GR vs GLVisualize comparison?



How do you compare GR to GLVisualize.

Which one can deal better with large datasets?
Which one lets you create simple plots with the lesser code?

I’m looking for a replacement to Gadfly, easy to use but faster and able to eal with large datasets.
For example I want to create a 2D scatterplot with one million points (*) and draw in the same plot a regression line, or plot a 3D scatterplot.

As far as I’ve seen if I want to create a simple plot in GR I need to write a lot of code.

I come from R, I’ve moved to Julia because I think R is quite slow and doesn’t manage the memory well.
There I used ggplot (really slow but easy) or sometimes Lattice (needs a lot of code too).

Interactivity is a plus.
Easiness to export the plots easily to pdf is a plus too.

(*) I know I can reduce/soften the number of points .


I suggest using Plots.jl. It’s pretty easy to use and you can switch between different backends without changing any of the plots’ code.

GR is well suited for large datasets and can also be used through the Plots.jl interface.


GR, PyPlot, and GLVisualize are all on Plots.jl. You can make your plot command and just swap between them to see what works best. They will all pay a one-time “first time to plot” cost though because the “backends” are lazily loaded.


For the initial cost, is there a way to plot a figure silently in .juliarc.jl?

For example, in MATLAB I could use the optional keyword visible = 'off'. Anything similar in Julia and/or Plots.jl?

For the comparison, I also suggest beginning with Plots.jl and go into a specific plotting package if this does not work as you want.


Yes, just load the backend.

using Plots; gr()
# Or a different backend
# Etc.

That will load everything and the first time to plot will be essentially fixed.


Then, if I execute

using GR

Will I be getting a GR plot? Or do I need to use specific GR functions?

Is InspectDR able to generate histograms or more complex plots?


What’s the meaning of GR, GLVisualize and InspectDR being “backends” of Plots.jl?
How does affect me? (instead of being just self-contained packages)


Plots.jl is a single API over many different plotting packages. So the same syntax works on a bunch of different packages, but you just “swap the backend” to get the same result plotted differently. For example:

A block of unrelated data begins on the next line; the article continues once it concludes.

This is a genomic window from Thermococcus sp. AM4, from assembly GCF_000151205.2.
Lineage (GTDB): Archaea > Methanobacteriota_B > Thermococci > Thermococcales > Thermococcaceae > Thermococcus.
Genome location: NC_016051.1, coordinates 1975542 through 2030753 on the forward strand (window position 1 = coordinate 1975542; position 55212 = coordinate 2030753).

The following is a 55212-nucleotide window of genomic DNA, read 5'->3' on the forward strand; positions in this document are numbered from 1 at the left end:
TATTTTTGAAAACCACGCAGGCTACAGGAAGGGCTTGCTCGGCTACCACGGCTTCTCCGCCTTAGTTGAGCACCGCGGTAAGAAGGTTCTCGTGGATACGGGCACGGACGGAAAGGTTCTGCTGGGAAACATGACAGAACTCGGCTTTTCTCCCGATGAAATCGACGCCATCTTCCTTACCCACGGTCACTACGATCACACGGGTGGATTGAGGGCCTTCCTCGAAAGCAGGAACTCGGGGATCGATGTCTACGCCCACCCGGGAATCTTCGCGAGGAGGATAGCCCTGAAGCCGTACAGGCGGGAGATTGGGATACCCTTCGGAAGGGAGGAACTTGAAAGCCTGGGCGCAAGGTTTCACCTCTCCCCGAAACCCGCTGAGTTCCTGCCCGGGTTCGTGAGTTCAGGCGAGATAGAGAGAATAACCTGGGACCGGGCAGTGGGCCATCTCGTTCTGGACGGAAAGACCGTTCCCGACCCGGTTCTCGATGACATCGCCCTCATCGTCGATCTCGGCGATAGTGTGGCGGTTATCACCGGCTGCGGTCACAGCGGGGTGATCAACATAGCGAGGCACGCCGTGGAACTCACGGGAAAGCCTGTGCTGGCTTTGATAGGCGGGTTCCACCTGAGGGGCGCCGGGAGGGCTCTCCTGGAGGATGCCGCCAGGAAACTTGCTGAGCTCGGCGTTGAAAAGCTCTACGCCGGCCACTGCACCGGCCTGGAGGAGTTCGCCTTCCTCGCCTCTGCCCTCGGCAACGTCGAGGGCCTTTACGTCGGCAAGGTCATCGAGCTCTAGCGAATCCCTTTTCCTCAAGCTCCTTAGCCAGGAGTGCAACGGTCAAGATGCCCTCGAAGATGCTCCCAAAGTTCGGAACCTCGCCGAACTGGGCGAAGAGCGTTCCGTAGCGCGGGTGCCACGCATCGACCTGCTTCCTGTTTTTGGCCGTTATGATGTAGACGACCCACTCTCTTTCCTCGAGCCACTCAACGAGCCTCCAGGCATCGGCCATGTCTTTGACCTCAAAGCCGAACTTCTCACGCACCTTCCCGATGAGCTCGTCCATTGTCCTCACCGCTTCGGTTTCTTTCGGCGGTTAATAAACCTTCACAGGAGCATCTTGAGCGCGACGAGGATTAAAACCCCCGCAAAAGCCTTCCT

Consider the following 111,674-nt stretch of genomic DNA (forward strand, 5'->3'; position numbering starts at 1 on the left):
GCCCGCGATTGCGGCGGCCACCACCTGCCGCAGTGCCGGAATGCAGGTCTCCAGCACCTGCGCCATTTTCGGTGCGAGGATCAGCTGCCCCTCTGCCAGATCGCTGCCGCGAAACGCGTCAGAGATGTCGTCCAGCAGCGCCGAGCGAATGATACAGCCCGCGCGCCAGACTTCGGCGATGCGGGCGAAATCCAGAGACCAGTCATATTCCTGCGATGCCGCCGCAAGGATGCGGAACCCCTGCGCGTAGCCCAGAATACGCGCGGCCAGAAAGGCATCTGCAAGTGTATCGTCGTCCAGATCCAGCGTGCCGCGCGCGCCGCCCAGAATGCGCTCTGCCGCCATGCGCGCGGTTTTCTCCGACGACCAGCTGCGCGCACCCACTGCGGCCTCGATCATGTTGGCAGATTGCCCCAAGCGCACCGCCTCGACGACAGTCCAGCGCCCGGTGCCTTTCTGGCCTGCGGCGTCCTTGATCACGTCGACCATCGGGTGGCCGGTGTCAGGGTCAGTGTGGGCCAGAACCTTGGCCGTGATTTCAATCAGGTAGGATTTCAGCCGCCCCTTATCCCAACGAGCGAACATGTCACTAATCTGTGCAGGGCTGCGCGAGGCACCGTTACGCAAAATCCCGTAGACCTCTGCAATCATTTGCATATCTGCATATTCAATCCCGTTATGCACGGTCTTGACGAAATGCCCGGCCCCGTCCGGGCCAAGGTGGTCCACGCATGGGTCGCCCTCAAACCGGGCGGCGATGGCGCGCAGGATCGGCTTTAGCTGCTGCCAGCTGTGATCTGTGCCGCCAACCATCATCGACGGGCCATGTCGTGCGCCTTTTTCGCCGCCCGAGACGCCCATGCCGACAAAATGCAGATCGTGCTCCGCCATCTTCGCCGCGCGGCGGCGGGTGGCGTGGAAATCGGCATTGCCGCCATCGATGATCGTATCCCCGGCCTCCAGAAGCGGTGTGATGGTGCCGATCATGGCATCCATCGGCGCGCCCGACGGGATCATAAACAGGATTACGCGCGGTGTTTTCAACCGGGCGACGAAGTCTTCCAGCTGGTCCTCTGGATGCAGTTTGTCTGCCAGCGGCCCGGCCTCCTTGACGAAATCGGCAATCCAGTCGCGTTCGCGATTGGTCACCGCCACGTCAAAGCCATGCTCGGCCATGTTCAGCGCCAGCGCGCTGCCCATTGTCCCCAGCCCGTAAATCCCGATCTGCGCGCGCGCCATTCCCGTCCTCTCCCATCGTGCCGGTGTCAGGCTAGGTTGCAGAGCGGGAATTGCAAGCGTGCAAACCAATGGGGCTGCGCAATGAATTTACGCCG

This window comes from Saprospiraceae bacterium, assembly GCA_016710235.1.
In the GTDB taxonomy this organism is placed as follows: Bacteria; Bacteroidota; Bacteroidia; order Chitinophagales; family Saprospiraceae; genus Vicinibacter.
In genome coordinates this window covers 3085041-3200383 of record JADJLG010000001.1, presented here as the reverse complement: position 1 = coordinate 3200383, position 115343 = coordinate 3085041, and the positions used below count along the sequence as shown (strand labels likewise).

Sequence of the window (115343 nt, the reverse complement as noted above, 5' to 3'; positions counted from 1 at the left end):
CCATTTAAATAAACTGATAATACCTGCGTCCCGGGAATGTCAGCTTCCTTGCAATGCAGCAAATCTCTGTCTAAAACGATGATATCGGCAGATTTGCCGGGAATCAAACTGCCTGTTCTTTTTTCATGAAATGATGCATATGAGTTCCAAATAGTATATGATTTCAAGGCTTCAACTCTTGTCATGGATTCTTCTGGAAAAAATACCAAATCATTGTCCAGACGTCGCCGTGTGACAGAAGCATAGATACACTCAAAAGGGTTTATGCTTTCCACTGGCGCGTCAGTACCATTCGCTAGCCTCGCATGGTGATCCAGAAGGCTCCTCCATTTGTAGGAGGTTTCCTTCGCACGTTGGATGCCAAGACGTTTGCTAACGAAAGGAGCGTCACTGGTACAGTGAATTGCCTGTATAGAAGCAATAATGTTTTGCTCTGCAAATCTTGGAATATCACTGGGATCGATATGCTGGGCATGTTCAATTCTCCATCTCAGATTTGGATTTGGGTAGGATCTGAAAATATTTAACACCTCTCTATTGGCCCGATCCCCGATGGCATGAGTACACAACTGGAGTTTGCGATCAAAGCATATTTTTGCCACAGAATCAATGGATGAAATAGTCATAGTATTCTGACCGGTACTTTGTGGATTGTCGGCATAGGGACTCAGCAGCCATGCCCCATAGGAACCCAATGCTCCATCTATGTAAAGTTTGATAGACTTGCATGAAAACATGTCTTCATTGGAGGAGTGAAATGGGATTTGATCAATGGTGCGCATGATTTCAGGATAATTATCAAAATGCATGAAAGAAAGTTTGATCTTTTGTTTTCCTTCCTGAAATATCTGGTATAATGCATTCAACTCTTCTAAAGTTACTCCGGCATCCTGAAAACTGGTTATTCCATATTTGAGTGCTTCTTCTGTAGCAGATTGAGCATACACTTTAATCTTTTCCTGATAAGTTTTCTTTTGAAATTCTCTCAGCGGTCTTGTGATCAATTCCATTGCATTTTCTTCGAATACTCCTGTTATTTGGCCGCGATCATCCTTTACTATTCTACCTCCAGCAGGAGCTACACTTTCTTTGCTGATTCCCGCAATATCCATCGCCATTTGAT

using Plots
pyplot() # Sets up the pyplot backend
gr() # Changes to the GR backend 
plot(rand(10,10)) # the same syntax works

There’s a bunch of different backends. Some plot “normally” to plot windows, some plot to Javascript, some plot even to the terminal or to LaTeX.

The key is that you can write a package to work with plots through its “recipes”, and then the user can choose which plotting backend they want. Many packages have recipes already setup, so if you use plots, my times a type A in some package might already have a default setup for plot(A).


That seems great, that way I only need to learn one syntax.
Though I guess there are different finetuning options.


The options are all the same, though not every backend is compatible with every option. There’s a chart though:


What’s the difference between generating the plot with these two methods:

using GR


using Plots


The first directly uses GR, the second uses the Plots.jl API with the GR backend. The first will have a quicker startup time right now due to precompilation issues in Plots.jl, while the second will have an enhanced API due to recipes and layout macros etc.


In my experience, you have to actually call plot(whatever) to pay the price for time to first plot, i.e., calling gr() is not enough. This plot command can be put in .juliarc.jl followed by, e.g., closeall() to close the plot again.


@baggepinnen: In my experience, you have to actually call plot(whatever) to pay the price for time to first plot, i.e., calling gr() is not enough. This plot command can be put in .juliarc.jl followed by, e.g., closeall() to close the plot again.

Downside: This will significantly increase Julia’s (effective) startup time, assuming you don’t need to plot all the time. This is because Plots.jl currently is slow to load/has a long time-to-first plot).


@Juan: What’s the difference […]

Just clarifying a bit of what @ChrisRackauckas said:

The two examples look very similar for this particular case. Note that the call syntaxes will start looking much more different if you start generating more complex plots.

Alot of thought seems to have been put into the Plots.jl interface so that “it just does what you would expect it to do”.

NOTE: I do not personally always like that kind of “intelligence” - but I must admit that it does seem to work well (and is often much easier to use than my own solution).


@Juan: Is InspectDR able to generate histograms or more complex plots?

InspectDR now has support for histograms - but this feature is currently only available by using Plots.jl, for example:

using Plots